Basic Guide to Reverse Mortgages

Retirees with limited income have an incredible financial supplement available to them, as homeowners. Learn requirements and how to get started.

Benefits of a reverse mortgage

Reverse mortgages offer seniors (62 years and older) the opportunity to turn some of their home equity (the amount your property is worth today minus the amount you owe on your mortgage and any home equity loan or line of credit) into cash. The amount of available cash depends on current interest rates, the age of the youngest borrower, and the appraised home value. Typically, older borrowers with high valued homes are eligible to borrow the most. Regardless of the amount, money received can be used however the borrower chooses. You can say its purpose is to meet retirement expenses or improve lifestyle without having to leave home.

You don’t have to pay back the loan while you or an eligible spouse live in the home, but you still have to pay taxes, insurance, and maintain the home. When both you and any eligible spouse have passed away or moved out of the home, the loan must be paid off. This is usually done by selling the home. Keep in mind, you never owe more than the home is worth. So, your heirs do not have to worry about covering costs.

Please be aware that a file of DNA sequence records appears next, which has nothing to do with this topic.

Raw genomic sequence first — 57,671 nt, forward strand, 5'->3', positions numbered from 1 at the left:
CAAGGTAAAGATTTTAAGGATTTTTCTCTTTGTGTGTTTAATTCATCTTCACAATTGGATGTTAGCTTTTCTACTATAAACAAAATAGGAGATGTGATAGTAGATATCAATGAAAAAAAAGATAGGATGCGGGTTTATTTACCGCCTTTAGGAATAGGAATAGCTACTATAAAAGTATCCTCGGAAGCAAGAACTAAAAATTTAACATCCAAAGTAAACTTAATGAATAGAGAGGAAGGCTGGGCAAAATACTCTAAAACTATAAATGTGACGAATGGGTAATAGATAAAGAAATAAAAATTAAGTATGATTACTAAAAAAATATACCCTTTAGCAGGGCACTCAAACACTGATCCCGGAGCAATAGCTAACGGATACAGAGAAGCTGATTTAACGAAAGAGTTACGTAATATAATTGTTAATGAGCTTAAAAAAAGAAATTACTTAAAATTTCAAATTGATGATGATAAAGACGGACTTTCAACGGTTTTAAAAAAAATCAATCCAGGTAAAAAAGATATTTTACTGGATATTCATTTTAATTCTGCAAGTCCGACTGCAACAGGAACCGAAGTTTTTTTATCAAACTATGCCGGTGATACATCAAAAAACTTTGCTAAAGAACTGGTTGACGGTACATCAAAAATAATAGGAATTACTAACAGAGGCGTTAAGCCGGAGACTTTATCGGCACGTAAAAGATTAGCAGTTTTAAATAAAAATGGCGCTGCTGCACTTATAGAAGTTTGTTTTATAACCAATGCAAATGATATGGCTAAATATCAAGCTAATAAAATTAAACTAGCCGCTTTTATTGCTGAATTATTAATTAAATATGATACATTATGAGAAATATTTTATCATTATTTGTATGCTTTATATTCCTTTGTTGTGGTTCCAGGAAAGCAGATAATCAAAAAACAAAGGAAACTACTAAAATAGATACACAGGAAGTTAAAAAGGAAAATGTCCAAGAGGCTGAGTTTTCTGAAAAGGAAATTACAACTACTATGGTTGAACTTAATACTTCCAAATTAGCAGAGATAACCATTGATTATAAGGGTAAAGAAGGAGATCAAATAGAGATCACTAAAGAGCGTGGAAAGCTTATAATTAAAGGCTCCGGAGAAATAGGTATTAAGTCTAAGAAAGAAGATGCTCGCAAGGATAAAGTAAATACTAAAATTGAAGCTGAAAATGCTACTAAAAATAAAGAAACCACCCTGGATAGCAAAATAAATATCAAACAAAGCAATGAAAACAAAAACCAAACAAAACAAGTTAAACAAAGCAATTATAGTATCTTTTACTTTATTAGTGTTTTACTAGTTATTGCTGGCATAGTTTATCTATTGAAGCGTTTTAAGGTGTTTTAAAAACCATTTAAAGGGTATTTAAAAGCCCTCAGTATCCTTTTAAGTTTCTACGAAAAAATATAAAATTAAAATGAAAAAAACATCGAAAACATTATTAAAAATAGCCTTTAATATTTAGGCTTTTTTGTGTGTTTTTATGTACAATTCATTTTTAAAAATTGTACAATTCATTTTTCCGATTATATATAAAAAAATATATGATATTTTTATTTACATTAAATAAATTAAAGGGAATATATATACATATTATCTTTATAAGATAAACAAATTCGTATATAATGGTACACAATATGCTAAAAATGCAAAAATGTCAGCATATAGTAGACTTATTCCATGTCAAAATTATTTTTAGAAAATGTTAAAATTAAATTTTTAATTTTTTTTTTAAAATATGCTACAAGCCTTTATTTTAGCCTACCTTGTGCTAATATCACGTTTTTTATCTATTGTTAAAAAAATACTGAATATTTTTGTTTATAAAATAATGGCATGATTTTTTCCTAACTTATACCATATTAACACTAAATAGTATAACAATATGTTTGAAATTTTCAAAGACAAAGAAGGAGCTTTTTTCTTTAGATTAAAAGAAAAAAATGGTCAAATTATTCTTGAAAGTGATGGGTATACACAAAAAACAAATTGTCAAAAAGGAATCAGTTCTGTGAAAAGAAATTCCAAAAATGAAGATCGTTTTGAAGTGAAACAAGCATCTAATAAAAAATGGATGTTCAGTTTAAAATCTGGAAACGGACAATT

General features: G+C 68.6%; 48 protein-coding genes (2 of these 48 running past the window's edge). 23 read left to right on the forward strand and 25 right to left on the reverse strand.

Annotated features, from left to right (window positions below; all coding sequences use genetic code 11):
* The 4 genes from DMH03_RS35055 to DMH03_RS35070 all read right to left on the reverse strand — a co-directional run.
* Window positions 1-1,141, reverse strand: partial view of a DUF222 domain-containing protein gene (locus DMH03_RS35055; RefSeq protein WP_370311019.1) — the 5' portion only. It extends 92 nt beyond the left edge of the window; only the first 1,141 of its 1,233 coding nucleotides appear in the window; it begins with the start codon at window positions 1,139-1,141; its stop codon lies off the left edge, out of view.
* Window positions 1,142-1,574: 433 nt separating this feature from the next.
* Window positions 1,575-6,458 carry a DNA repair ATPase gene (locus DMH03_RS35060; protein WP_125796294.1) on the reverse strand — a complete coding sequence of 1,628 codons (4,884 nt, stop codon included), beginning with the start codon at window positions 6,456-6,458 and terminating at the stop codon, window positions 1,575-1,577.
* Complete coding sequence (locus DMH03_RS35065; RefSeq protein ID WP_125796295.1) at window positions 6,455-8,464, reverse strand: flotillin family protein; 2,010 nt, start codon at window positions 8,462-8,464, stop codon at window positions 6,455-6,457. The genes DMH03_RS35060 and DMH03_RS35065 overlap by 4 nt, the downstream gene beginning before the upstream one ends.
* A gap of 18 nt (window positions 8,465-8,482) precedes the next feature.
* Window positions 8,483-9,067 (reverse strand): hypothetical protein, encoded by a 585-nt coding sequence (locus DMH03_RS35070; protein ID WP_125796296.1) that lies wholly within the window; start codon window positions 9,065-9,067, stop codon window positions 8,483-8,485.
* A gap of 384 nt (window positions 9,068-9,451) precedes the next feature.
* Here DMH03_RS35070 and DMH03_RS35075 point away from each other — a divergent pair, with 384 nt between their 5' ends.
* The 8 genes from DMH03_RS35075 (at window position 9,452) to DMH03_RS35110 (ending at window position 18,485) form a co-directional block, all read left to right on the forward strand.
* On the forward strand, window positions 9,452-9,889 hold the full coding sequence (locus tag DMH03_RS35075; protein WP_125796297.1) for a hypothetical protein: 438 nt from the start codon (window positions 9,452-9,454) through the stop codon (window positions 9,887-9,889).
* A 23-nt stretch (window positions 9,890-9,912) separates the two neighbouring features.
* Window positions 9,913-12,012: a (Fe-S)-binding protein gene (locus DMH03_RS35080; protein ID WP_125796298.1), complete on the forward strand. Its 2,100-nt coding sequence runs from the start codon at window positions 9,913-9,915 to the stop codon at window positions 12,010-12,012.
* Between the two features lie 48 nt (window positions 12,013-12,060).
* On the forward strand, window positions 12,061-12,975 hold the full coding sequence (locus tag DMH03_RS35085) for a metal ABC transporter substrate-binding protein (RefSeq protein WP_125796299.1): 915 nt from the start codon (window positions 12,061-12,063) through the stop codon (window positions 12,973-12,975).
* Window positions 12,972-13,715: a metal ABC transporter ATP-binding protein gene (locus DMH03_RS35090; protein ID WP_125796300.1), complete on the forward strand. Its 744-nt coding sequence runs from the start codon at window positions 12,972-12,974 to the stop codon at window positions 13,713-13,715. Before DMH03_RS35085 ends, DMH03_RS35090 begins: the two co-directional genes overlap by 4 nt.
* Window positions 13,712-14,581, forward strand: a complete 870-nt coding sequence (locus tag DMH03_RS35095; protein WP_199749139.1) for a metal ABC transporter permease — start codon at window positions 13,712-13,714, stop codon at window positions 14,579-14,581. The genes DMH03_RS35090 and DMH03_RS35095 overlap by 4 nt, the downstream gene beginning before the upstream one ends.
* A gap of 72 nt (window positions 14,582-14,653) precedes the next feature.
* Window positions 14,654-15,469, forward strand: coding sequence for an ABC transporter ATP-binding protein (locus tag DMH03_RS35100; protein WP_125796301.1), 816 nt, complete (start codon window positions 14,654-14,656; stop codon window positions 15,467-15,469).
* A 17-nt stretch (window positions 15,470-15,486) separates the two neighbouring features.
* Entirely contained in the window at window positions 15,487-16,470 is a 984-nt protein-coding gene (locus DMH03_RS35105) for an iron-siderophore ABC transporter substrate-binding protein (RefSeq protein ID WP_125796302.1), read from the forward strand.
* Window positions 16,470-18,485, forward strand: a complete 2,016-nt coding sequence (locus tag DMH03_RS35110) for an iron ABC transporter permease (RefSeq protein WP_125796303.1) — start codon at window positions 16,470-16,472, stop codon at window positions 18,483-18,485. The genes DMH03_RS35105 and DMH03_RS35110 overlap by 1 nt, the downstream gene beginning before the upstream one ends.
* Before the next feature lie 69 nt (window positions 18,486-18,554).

That said, there are qualifications that must be met in order to receive reverse mortgage funds.

Qualifications:

  • Must be 62 years or older, though a non-borrowing spouse can be under 62
  • Live in the home as your primary residence
  • Own the home and meet financial requirements

If qualifications are met, a borrower can begin further discussing eligibility, mandatory counseling, application, loan processing, underwriting, and closing.

Reverse mortgage counseling

Counseling is required for all reverse mortgages. This is because seniors are often on a fixed income. And since it involves such a valuable asset and investment — your home — it is crucial guidance is provided by a third-party, Department of Housing and Urban Development (HUD) counselor.

The counselor will further explain the reverse mortgage program including costs and alternative options. They will even review loan comparisons provided to you by lenders. However, they will not advise you on which program to select. Instead, they will provide clarity and more information so you can make a better-educated decision.

Upon completion, the homeowner must provide the lender with a copy of their reverse mortgage counseling certificate.

Application, processing, and underwriting

If you choose to move forward with a reverse mortgage, it becomes time to choose a lender. Expect to provide personal information and financial statements. Lenders will examine all of your income sources including pensions and retirement plans, not to mention your credit history. They do this to ensure you can keep up with property taxes and insurance, a key component of borrower obligations.

You’ll also go over fees and closing costs. Expect to pay an origination fee, mortgage insurance premium, appraisal fee, title insurance, etc. — many of these fees were charged when you originally took out a mortgage.